There are many reasons why someone may have to undergo brain surgery. It could be to remove an aneurysm or a tumor, drain blood or infection, free a nerve, or even simply to take a sample of brain tissue to diagnose a disease of the nervous system .
Regardless of the reason, brain surgery is a major operation that can take several hours. Any type of surgery will have associated risks, however, the stakes involved with brain surgery are much higher, because your brain is such an important organ. Depending on which area of the brain is being operated on, brain surgery could lead to problems with speech, memory, muscle weakness, balance, vision, coordination, and other functions. These issues could be temporary, or they could last a lifetime .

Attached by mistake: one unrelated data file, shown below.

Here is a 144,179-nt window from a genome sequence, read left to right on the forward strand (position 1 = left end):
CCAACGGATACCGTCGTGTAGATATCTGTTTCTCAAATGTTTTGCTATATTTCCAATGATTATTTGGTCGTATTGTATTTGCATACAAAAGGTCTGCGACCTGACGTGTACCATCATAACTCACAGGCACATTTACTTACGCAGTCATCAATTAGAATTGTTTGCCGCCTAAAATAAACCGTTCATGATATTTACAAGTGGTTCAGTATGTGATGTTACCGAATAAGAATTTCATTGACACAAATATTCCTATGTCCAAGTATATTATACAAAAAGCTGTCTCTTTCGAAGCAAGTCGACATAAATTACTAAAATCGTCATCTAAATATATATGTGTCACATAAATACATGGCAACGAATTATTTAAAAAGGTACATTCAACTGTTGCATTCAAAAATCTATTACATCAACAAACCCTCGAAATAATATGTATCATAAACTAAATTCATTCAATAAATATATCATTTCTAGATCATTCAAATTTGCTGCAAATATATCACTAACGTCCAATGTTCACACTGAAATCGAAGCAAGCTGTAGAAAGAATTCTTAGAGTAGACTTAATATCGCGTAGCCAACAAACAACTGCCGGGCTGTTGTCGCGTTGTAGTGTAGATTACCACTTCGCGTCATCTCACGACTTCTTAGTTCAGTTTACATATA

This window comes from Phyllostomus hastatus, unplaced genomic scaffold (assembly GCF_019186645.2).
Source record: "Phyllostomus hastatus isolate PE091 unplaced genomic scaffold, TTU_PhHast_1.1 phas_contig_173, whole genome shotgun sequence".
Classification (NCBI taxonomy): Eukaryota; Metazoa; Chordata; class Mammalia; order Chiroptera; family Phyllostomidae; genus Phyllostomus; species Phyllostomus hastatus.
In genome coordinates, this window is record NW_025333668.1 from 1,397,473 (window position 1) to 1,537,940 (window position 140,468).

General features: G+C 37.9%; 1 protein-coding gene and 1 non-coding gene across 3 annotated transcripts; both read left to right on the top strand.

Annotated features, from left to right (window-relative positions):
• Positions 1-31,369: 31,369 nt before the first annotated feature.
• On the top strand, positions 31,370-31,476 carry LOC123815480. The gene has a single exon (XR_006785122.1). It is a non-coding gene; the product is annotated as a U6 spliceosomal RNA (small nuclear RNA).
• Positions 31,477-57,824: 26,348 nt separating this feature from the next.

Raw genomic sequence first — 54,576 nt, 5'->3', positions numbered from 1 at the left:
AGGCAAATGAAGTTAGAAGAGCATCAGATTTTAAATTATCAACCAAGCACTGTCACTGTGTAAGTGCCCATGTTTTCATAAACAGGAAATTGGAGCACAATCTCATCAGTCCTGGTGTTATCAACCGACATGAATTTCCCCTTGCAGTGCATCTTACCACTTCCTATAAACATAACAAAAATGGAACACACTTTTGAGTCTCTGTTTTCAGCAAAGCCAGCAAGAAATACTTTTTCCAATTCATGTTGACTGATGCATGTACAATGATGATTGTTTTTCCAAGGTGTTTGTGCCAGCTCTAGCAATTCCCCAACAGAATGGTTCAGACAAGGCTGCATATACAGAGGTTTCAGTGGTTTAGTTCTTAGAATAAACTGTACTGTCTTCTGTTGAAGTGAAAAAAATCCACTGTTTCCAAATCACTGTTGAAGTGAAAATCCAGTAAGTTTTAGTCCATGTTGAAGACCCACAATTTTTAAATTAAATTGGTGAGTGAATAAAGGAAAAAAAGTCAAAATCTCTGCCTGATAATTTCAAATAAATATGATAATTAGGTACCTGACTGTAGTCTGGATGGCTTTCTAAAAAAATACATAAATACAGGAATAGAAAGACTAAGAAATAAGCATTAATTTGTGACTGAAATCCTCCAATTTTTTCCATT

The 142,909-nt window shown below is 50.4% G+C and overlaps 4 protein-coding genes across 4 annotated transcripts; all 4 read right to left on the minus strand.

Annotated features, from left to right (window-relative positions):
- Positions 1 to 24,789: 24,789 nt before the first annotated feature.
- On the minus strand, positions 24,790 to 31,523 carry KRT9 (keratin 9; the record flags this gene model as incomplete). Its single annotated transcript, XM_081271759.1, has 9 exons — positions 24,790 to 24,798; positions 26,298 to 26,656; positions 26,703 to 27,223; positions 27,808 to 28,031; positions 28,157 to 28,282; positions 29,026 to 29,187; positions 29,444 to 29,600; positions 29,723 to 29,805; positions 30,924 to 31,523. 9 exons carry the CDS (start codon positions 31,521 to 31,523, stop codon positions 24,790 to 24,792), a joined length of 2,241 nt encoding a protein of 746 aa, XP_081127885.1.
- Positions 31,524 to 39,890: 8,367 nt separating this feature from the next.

Having to undergo brain surgery is scary for anyone, but particularly for Dagmar Turner, who feared her surgery would affect her ability to play music. Her doctors, however, used a unique technique to prevent that from happening .
A Soundtrack to Surgery
Dagmar Turner, a 53-year-old from the Isle of Wight, has been playing the violin for more than forty years. When she had to undergo brain surgery to remove a tumor that had grown on the right-hand side of her brain, the doctors told her that her right-hand side would be fine, but her left-hand side, the most important hand for playing the violin, would be affected .
In order to preserve her ability to play her instrument, doctors woke her up in the middle of the operation and had her play the violin to ensure they did not compromise parts of the brain that control precise hand movements and coordination.